Until recently, with the exception of some ahead-of-its-time research conducted by Hewlett-Packard in the late 1980s, power line networking meant the support of control networks for energy management, meter reading and home automation. Experience garnered in that environment has been combined with more recent modulation technology, namely orthogonal frequency-division multiplexing (OFDM), to push power line communications as one of the key small office/home office (Soho) networking technologies. The other top networking technologies are phone-line networking, wireless, and traditional "new wires" Ethernet LANs.
The appeal of power line communications (PLC) is obvious. The power source that all but portable devices plug into anyway can double as a network connection, a fact that is obvious but often overlooked. The second key benefit of PLC is availability. Virtually every room in which one would want to put an information appliance has one or more outlets close by. Being connected no longer has to mean a PC placed near a phone jack. New networked devices in new locations are suddenly possible with PLC based on OFDM.
Another advantage is PLC's worldwide applicability. Outside of North America, the in-home phone jack distribution rate is very low, typically one jack per dwelling. Additionally, RF regulations and restrictions vary from country to country and make it difficult to design a single RF networking technology that can be implemented worldwide.
The basic idea of OFDM is to divide the available spectrum into many narrowband, low-data-rate carriers, or subcarriers. To obtain high spectral efficiency, the frequency responses of the subcarriers are overlapping and orthogonal, hence the name orthogonal frequency-division multiplexing. Each narrowband subcarrier can be modulated using various modulation formats in which binary or quadrature phase shift keying (BPSK or QPSK) and quadrature amplitude modulation (QAM) are commonly used.
Since the modulation rate on each subcarrier is very low, each subcarrier experiences flat fading in a multipath environment and is easy to equalize. The need for equalization can be eliminated by using differential QPSK (DQPSK) modulation, wherein the data is encoded as the difference in phase between the present and previous symbol in time on the same subcarrier. Differential modulation improves performance in environments where rapid changes in phase are possible, as is the case in power line communications. OFDM can be implemented equally well, with coherent (non-differential) modulation and demodulation to maximize the signal-to-noise ratio performance of the system. This approach is preferred for performance-oriented systems, as are likely to be found in future wireless networking systems operating at greater than 20-Mbit/second for distributing digital video in the home.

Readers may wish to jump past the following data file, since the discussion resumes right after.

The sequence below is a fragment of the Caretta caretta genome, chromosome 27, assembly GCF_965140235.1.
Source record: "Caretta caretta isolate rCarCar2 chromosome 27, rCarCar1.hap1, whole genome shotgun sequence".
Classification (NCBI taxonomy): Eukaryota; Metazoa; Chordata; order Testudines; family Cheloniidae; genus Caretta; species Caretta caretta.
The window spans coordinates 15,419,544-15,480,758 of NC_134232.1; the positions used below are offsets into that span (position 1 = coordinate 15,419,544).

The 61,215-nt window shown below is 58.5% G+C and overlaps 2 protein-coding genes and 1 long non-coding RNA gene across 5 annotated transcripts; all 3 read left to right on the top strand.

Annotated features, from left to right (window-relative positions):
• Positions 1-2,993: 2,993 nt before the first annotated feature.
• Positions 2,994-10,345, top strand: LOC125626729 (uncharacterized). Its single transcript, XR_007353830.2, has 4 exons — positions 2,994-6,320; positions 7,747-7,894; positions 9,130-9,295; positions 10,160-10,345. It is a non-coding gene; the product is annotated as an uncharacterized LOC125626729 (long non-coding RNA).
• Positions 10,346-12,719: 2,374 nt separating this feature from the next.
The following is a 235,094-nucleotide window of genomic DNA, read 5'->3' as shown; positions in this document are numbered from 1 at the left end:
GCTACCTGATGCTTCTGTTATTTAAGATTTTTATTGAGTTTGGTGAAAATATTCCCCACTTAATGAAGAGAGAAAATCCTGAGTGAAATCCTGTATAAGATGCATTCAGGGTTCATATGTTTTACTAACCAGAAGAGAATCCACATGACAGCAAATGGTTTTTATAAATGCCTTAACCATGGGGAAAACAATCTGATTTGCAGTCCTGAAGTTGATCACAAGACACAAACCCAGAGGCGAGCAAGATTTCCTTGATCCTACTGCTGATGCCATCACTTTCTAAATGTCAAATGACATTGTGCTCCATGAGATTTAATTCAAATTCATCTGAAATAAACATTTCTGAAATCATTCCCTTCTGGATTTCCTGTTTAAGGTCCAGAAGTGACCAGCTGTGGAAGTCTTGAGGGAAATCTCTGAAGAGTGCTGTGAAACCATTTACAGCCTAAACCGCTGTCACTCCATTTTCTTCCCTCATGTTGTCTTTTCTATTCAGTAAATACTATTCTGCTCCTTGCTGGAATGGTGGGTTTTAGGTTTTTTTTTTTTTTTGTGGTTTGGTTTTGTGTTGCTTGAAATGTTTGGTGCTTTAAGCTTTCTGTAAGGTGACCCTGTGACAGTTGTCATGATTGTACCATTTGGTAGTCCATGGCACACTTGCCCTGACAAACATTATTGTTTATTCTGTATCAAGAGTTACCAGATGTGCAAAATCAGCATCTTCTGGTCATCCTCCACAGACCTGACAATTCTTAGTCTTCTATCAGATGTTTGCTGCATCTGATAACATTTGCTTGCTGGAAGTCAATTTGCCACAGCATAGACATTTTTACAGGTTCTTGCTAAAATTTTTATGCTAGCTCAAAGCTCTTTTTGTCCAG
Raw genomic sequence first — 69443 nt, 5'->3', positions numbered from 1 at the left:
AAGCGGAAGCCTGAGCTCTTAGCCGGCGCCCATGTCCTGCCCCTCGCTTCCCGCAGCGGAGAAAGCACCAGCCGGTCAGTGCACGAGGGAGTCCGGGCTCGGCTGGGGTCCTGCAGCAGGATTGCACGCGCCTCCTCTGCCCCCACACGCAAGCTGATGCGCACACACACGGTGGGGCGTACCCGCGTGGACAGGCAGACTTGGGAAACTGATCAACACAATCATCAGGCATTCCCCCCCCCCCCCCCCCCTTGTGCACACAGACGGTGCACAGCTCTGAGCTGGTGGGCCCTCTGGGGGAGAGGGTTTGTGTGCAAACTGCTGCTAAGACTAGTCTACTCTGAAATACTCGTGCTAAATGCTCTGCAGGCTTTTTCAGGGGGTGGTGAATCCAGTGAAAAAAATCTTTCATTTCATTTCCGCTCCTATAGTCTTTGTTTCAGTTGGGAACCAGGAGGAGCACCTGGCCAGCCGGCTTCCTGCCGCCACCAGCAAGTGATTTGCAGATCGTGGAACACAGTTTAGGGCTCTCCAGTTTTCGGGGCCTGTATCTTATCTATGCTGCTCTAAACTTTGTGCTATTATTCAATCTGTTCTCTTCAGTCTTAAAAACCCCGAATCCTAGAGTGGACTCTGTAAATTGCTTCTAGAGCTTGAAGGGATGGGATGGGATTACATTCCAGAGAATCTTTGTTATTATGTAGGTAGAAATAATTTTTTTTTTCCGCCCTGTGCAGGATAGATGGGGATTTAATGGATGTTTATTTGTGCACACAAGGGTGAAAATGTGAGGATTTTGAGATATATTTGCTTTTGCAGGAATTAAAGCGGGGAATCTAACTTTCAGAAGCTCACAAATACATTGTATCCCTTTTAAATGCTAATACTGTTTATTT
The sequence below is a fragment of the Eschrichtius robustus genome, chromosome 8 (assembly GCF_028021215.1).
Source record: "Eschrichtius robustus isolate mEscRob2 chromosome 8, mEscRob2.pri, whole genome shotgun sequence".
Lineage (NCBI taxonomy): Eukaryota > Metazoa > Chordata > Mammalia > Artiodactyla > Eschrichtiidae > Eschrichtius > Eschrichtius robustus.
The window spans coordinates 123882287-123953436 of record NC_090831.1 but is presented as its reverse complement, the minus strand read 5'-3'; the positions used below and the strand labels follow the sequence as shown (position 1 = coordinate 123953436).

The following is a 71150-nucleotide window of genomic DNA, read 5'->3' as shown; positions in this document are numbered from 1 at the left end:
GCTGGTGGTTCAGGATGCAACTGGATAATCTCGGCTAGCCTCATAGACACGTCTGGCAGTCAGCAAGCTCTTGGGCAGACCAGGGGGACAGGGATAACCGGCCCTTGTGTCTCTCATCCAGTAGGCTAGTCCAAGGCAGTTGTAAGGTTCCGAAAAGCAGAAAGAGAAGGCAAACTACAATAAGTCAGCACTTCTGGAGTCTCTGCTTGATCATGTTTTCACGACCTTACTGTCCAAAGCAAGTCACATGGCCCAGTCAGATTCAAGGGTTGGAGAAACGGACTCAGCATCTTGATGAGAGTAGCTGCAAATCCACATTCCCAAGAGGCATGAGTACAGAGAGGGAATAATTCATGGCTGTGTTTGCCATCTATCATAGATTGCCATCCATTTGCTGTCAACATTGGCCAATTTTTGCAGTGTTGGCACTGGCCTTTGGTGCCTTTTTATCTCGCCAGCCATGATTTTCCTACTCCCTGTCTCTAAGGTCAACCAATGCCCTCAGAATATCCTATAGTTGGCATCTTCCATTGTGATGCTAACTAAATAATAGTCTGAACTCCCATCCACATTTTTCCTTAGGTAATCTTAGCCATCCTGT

OFDM modulation is generated using a fast Fourier transform (FFT) processor. First, data is encoded in the frequency domain onto individual subcarriers. For example, with DQPSK modulation, 2 bits are encoded onto each subcarrier. The number of subcarriers is one of the design parameters for the system. An inverse FFT (IFFT) is performed on the set of frequency subcarriers, converting to the time domain and producing a single OFDM symbol. The length of time for the OFDM symbol is equal to the reciprocal of the subcarrier spacing (the second critical design parameter) and is generally a very long time compared with the data rate. The final signal-processing step is to create a cyclic prefix, which is a copy of the last part of the symbol that is added to the beginning of the symbol before transmission.
One feature that makes OFDM ideal for power line communications is its ability to put no data on some carriers-that is, turn them off completely-at frequencies where the attenuation is too deep to carry information. OFDM signals are demodulated by the reverse process of the transmitter. The cyclic prefix is removed from the time-domain signal, and an FFT is performed on the symbol to convert to the frequency domain. In the case of DQPSK, data is decoded by examining the phase difference of subcarriers between adjacent OFDM symbols.